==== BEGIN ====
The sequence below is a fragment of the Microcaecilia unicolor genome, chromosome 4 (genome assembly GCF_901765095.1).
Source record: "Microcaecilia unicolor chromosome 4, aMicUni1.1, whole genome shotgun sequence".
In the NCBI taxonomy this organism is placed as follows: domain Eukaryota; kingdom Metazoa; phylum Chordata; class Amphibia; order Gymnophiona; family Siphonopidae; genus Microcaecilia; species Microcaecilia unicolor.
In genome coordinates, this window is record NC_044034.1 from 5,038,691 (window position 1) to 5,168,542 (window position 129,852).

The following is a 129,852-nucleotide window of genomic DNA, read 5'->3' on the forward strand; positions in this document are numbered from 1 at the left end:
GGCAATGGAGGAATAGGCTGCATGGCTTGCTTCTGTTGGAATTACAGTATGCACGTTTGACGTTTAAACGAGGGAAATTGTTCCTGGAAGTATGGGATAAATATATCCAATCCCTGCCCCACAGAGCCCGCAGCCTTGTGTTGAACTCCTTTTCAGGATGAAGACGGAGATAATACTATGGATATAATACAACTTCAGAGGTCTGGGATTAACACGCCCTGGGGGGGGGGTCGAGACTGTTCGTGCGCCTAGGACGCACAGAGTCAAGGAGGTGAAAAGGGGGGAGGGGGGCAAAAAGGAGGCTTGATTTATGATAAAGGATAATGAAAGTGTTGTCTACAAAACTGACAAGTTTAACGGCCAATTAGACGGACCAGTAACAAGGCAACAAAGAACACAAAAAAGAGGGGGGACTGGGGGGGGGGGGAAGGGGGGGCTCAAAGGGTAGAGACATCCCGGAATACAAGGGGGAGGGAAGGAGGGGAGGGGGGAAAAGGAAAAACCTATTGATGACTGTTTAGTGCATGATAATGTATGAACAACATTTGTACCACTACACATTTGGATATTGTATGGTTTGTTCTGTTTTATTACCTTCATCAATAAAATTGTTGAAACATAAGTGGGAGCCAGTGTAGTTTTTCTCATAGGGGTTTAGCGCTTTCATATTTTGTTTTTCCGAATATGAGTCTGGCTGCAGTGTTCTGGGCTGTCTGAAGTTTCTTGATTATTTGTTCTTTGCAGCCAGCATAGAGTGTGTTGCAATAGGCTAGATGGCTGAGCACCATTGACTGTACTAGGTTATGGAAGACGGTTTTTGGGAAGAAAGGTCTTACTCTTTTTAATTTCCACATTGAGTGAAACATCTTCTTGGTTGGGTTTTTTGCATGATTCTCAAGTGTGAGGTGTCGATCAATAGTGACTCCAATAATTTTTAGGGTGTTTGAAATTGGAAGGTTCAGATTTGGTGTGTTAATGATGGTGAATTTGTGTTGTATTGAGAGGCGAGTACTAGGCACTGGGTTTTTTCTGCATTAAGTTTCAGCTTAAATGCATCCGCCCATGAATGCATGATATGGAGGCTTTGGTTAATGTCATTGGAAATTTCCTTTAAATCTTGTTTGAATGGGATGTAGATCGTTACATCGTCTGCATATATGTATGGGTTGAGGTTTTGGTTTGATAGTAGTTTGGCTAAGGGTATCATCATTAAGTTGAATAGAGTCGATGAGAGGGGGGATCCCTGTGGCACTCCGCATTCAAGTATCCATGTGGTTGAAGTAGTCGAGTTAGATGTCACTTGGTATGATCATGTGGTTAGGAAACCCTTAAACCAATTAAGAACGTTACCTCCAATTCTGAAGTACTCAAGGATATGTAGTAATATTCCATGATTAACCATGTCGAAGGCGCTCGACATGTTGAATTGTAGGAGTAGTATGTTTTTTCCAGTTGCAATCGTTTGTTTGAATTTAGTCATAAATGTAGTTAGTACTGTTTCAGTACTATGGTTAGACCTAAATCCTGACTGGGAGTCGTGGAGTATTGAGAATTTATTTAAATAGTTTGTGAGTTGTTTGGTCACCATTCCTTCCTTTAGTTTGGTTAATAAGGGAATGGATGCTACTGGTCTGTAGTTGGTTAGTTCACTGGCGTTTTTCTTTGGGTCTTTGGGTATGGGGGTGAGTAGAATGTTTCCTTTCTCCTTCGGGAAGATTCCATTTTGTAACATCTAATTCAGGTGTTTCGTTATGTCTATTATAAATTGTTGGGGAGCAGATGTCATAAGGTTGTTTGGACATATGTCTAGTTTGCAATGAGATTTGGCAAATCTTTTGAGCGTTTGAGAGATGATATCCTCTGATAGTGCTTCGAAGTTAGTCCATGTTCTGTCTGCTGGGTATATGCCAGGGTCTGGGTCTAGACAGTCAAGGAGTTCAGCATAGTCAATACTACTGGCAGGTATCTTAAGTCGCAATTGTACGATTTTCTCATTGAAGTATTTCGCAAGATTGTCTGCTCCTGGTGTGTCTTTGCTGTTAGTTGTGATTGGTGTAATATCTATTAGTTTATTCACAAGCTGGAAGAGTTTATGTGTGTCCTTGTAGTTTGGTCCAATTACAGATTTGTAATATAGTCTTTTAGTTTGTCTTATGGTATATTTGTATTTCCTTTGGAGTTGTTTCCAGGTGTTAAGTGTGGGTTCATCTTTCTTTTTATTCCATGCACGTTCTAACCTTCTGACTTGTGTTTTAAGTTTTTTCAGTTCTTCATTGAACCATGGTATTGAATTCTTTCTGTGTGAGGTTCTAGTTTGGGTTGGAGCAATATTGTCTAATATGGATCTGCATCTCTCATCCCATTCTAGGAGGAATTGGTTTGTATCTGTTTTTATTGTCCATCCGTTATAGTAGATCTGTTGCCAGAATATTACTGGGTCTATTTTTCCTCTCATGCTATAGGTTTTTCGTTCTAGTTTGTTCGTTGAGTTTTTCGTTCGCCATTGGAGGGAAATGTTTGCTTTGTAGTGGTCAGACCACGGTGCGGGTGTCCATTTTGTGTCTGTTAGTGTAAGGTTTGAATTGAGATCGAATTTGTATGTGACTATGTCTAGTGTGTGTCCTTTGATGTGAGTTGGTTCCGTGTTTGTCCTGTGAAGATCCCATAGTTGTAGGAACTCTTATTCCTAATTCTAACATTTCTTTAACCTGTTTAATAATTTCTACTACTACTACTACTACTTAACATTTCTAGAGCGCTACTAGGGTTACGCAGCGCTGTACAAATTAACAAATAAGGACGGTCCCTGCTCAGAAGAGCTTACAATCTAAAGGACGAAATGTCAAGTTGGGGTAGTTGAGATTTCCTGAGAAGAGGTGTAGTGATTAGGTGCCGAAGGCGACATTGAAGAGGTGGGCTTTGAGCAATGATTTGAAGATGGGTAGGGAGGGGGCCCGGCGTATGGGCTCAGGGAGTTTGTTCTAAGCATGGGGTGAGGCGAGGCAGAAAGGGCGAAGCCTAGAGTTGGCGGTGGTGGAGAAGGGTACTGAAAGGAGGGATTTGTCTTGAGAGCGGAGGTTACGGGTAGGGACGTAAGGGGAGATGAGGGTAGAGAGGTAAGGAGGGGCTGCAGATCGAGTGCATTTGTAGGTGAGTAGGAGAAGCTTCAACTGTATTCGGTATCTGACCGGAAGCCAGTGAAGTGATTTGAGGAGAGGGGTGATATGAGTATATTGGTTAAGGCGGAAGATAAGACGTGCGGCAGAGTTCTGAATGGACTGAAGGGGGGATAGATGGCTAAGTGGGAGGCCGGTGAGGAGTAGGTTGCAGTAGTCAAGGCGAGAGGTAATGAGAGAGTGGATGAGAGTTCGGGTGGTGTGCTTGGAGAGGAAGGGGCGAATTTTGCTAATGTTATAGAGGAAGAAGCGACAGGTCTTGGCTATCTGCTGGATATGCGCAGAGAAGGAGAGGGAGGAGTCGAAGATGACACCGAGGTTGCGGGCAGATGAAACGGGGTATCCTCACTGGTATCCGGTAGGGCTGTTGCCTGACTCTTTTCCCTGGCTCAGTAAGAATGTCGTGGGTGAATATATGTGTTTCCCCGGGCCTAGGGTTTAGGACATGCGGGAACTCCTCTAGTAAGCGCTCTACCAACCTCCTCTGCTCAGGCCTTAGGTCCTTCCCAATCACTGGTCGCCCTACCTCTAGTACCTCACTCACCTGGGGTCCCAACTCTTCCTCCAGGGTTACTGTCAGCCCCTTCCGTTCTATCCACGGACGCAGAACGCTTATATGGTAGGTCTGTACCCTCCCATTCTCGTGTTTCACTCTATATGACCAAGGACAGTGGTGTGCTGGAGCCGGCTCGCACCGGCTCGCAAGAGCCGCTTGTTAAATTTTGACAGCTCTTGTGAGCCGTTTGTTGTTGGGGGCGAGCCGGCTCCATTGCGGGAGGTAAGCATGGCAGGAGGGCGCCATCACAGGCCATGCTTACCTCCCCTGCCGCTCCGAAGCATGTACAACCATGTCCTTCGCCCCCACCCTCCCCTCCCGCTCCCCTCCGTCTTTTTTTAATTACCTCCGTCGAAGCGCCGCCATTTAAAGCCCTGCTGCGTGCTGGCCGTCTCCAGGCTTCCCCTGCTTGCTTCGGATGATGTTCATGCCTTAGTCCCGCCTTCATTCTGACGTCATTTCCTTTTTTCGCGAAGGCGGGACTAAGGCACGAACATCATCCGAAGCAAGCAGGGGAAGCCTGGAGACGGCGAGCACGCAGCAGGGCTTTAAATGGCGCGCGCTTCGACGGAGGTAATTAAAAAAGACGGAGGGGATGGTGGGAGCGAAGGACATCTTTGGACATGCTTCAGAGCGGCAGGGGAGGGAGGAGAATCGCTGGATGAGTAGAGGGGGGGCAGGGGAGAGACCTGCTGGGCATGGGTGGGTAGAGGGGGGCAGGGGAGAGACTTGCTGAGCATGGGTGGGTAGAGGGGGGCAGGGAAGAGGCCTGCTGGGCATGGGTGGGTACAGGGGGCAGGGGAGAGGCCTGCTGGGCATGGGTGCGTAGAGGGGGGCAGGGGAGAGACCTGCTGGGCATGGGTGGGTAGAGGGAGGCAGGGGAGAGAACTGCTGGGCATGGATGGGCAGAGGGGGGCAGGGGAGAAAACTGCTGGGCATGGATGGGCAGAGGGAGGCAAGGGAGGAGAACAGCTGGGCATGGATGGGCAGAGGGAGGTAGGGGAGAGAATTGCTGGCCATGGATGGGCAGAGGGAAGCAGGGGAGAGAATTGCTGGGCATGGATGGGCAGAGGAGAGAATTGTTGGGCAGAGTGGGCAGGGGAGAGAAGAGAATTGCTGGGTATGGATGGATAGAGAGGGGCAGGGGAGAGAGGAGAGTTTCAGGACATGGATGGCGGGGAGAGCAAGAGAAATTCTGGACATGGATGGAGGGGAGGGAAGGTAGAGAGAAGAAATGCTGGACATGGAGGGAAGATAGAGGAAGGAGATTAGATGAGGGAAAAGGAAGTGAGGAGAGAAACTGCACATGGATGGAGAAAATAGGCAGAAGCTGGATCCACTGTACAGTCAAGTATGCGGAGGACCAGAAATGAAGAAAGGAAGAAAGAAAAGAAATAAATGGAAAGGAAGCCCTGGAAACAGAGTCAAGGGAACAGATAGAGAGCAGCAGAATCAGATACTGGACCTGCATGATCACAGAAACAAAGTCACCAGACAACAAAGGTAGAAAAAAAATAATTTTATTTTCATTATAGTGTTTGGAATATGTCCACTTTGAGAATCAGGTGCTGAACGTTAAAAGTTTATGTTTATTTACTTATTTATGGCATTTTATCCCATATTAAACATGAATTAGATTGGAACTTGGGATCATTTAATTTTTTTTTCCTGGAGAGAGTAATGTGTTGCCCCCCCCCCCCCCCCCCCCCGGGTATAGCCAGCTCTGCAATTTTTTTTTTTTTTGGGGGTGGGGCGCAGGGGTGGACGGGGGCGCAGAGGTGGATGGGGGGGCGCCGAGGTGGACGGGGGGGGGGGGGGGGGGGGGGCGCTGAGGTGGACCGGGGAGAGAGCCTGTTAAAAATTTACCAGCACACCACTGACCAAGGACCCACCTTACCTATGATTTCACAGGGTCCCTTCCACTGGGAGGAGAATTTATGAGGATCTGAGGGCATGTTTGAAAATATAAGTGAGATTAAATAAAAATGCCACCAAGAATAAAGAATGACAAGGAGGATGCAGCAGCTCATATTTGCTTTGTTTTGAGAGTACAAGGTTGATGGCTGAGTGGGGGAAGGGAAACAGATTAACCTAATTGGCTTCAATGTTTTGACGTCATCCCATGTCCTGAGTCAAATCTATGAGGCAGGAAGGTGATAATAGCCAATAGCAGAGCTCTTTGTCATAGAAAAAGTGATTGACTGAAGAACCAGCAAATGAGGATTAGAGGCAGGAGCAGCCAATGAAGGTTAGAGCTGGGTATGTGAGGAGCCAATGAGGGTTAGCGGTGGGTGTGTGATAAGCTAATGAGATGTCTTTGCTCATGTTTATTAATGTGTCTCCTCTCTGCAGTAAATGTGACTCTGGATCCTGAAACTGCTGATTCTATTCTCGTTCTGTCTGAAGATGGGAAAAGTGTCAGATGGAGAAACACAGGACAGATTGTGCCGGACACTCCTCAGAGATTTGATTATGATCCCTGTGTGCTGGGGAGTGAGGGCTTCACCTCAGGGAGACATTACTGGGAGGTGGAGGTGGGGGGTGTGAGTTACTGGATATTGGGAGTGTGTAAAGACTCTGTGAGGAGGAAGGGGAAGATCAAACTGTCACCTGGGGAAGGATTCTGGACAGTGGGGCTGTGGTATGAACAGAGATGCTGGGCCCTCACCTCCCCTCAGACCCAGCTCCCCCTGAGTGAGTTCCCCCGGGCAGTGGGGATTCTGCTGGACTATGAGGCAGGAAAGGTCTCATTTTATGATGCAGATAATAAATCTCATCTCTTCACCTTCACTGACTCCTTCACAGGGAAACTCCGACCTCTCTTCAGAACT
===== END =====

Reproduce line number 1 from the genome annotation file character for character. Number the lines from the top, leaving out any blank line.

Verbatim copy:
The sequence below is a fragment of the Microcaecilia unicolor genome, chromosome 4 (genome assembly GCF_901765095.1).